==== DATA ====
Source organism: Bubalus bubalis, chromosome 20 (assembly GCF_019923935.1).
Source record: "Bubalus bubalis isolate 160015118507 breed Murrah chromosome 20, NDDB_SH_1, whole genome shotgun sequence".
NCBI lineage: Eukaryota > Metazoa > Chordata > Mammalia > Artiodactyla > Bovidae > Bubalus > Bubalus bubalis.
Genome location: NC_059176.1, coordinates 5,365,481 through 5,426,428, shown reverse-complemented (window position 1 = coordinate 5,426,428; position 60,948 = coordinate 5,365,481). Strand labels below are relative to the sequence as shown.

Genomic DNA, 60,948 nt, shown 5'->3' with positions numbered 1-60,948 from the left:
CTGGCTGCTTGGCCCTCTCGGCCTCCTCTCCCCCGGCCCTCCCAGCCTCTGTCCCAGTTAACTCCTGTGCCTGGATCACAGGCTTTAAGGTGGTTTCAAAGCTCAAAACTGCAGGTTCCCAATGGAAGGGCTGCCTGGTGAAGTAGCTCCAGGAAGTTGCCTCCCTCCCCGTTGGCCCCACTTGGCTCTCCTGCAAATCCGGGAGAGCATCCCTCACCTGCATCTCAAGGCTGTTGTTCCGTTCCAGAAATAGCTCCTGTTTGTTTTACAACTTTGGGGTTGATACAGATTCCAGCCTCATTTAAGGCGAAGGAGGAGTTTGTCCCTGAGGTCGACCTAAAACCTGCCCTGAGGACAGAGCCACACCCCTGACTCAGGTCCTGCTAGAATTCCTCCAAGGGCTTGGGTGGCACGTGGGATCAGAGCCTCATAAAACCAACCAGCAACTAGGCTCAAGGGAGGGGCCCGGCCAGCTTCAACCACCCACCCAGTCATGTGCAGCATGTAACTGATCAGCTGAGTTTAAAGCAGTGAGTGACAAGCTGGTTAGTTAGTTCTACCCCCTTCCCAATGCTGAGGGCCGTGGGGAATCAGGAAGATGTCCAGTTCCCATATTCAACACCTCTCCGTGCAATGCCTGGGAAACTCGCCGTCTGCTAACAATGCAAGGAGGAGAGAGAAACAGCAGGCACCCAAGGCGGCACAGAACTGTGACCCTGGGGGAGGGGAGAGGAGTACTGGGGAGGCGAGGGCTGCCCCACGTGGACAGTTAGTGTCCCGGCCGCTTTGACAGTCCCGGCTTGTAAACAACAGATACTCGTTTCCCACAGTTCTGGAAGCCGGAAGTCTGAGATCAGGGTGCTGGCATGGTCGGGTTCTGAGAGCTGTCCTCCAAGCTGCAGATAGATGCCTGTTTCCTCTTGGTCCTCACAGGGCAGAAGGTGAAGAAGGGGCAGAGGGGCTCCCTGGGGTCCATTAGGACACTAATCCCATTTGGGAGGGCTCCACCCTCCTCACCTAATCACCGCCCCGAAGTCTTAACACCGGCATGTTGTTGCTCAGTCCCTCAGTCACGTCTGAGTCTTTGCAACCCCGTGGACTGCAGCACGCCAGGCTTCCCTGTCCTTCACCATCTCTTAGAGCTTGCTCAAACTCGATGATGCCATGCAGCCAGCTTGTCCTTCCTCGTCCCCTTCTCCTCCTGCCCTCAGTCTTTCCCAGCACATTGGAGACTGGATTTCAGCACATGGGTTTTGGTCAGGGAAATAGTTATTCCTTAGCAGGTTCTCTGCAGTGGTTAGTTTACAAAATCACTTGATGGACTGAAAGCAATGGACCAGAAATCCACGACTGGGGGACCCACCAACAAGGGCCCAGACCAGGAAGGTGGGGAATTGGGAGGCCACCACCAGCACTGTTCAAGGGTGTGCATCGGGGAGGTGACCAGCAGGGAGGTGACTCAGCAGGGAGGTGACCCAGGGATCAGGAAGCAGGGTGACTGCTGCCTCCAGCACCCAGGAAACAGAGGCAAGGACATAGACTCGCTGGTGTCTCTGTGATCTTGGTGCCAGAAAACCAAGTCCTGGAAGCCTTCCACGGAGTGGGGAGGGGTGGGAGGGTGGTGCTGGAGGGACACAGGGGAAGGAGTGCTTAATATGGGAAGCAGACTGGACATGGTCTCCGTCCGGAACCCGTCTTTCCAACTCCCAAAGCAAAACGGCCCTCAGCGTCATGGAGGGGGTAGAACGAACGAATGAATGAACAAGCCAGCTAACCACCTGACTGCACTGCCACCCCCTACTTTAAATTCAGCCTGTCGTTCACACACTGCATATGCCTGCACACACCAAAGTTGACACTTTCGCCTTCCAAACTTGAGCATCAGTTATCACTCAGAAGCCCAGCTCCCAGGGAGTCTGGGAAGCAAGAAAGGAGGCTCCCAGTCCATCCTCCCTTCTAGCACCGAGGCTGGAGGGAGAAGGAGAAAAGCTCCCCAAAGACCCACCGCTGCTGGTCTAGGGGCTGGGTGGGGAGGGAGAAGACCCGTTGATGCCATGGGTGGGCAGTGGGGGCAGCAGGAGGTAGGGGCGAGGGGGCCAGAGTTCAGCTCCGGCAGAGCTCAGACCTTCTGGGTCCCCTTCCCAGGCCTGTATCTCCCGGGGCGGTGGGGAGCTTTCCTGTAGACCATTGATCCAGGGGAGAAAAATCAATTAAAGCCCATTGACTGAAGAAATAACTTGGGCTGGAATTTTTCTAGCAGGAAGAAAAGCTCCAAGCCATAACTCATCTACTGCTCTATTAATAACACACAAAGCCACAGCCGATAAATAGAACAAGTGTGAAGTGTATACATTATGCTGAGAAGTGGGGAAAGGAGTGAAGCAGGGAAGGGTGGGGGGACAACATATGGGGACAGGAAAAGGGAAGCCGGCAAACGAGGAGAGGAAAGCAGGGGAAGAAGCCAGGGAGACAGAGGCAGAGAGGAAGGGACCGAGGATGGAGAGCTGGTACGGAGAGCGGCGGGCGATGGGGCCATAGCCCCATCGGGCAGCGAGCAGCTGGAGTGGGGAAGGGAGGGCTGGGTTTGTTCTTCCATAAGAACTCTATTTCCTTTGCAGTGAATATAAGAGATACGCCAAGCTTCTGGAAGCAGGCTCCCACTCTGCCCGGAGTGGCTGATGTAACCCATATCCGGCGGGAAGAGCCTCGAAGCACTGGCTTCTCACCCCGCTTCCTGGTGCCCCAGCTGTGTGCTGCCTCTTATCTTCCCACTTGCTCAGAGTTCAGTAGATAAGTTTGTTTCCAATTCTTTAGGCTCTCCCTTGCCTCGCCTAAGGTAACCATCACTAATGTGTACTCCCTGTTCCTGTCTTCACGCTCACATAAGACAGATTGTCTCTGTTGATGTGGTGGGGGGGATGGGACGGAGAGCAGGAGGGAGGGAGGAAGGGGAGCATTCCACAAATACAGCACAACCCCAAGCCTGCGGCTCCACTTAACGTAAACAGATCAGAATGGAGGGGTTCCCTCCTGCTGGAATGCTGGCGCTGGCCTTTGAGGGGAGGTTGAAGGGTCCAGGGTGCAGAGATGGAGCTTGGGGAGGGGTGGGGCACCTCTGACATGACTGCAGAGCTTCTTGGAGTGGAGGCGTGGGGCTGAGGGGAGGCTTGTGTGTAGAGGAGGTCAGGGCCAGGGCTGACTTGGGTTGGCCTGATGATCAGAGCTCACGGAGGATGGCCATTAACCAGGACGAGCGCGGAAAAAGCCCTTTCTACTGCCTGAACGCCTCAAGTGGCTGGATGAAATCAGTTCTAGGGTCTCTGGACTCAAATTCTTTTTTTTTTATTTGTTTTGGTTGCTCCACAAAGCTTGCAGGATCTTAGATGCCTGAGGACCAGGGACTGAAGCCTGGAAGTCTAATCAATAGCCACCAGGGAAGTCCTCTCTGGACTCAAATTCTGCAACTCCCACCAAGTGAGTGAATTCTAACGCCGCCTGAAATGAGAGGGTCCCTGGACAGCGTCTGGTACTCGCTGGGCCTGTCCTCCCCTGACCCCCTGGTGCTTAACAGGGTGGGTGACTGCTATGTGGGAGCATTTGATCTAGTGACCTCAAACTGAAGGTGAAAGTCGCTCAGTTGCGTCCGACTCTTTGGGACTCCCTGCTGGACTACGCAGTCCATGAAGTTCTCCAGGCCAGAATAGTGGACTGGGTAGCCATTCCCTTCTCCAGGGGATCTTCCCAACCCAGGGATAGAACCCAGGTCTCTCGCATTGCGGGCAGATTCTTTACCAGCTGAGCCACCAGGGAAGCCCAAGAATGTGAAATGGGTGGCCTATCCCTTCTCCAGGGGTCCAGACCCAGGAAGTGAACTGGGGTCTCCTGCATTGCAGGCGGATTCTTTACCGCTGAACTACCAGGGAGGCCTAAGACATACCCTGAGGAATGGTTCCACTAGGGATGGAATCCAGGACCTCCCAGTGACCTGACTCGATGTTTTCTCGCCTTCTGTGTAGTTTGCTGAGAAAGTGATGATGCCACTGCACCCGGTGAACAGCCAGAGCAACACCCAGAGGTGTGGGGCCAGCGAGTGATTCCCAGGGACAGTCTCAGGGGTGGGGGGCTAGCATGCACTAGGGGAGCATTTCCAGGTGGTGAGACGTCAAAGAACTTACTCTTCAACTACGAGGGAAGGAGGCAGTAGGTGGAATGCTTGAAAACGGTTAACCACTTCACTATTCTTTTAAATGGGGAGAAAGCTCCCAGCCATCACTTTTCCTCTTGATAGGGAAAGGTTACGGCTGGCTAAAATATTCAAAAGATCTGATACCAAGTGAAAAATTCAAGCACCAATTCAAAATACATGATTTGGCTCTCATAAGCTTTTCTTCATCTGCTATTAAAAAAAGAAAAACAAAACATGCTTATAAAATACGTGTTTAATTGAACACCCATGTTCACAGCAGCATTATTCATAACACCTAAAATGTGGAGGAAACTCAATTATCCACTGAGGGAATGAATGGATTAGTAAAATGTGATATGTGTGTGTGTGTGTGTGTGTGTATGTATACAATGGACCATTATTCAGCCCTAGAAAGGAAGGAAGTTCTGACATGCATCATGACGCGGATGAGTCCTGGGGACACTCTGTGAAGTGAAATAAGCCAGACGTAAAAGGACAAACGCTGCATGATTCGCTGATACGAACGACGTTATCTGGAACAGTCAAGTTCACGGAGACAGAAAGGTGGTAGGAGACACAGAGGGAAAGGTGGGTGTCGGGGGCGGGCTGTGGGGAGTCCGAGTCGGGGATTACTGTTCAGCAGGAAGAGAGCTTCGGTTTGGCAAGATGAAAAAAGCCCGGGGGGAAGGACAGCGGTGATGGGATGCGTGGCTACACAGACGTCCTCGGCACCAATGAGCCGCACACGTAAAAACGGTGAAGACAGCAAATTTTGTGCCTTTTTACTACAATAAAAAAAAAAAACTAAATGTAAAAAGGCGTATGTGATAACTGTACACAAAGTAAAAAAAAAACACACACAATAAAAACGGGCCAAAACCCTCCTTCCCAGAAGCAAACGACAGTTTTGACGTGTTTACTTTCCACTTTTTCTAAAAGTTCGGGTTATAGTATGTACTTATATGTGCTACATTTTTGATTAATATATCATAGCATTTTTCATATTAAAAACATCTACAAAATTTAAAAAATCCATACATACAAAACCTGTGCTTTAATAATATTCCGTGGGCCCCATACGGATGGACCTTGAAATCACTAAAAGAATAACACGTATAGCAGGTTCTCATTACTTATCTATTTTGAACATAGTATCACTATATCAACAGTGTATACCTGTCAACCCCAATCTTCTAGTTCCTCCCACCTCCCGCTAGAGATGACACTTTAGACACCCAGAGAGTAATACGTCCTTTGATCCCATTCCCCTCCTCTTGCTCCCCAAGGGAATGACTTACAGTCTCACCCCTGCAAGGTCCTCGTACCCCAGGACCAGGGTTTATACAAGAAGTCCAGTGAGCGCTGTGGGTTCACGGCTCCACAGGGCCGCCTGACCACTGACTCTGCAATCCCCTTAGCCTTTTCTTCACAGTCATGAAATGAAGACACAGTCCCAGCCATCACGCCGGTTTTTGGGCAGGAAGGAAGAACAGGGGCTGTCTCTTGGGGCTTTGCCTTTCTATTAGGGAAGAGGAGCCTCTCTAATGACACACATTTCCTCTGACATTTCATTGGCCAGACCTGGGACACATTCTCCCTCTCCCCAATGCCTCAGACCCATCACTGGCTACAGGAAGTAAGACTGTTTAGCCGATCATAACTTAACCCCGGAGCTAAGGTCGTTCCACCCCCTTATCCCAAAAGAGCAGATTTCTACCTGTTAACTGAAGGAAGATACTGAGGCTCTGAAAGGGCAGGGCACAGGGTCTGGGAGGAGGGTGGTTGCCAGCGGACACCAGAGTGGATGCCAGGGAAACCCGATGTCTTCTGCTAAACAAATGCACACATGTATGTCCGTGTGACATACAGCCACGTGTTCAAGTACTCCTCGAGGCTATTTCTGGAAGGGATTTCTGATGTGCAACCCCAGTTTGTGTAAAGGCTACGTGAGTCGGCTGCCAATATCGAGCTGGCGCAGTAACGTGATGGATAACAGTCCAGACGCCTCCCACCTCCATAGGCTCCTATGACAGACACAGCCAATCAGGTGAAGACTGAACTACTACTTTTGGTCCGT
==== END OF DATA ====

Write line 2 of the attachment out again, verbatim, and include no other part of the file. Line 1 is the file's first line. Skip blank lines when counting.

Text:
Source record: "Bubalus bubalis isolate 160015118507 breed Murrah chromosome 20, NDDB_SH_1, whole genome shotgun sequence".